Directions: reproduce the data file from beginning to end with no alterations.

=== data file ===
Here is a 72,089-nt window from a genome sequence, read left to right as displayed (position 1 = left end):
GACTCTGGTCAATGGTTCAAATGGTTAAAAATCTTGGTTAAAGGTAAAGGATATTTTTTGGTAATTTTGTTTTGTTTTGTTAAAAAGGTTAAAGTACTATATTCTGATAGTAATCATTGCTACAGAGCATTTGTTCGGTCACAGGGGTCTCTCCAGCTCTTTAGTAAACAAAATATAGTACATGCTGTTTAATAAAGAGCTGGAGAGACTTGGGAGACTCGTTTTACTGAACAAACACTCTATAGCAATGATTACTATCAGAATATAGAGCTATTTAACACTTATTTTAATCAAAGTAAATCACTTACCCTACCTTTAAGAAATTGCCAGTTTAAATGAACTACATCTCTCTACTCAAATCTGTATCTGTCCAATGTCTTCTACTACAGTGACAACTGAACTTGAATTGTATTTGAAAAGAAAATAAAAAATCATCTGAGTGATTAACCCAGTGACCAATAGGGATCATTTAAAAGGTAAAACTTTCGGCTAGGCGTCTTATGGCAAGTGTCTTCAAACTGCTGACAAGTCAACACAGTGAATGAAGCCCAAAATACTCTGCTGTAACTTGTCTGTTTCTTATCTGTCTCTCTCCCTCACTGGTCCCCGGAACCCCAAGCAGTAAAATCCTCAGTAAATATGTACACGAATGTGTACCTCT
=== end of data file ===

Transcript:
Here is a 72,089-nt window from a genome sequence, read left to right as displayed (position 1 = left end):
GACTCTGGTCAATGGTTCAAATGGTTAAAAATCTTGGTTAAAGGTAAAGGATATTTTTTGGTAATTTTGTTTTGTTTTGTTAAAAAGGTTAAAGTACTATATTCTGATAGTAATCATTGCTACAGAGCATTTGTTCGGTCACAGGGGTCTCTCCAGCTCTTTAGTAAACAAAATATAGTACATGCTGTTTAATAAAGAGCTGGAGAGACTTGGGAGACTCGTTTTACTGAACAAACACTCTATAGCAATGATTACTATCAGAATATAGAGCTATTTAACACTTATTTTAATCAAAGTAAATCACTTACCCTACCTTTAAGAAATTGCCAGTTTAAATGAACTACATCTCTCTACTCAAATCTGTATCTGTCCAATGTCTTCTACTACAGTGACAACTGAACTTGAATTGTATTTGAAAAGAAAATAAAAAATCATCTGAGTGATTAACCCAGTGACCAATAGGGATCATTTAAAAGGTAAAACTTTCGGCTAGGCGTCTTATGGCAAGTGTCTTCAAACTGCTGACAAGTCAACACAGTGAATGAAGCCCAAAATACTCTGCTGTAACTTGTCTGTTTCTTATCTGTCTCTCTCCCTCACTGGTCCCCGGAACCCCAAGCAGTAAAATCCTCAGTAAATATGTACACGAATGTGTACCTCT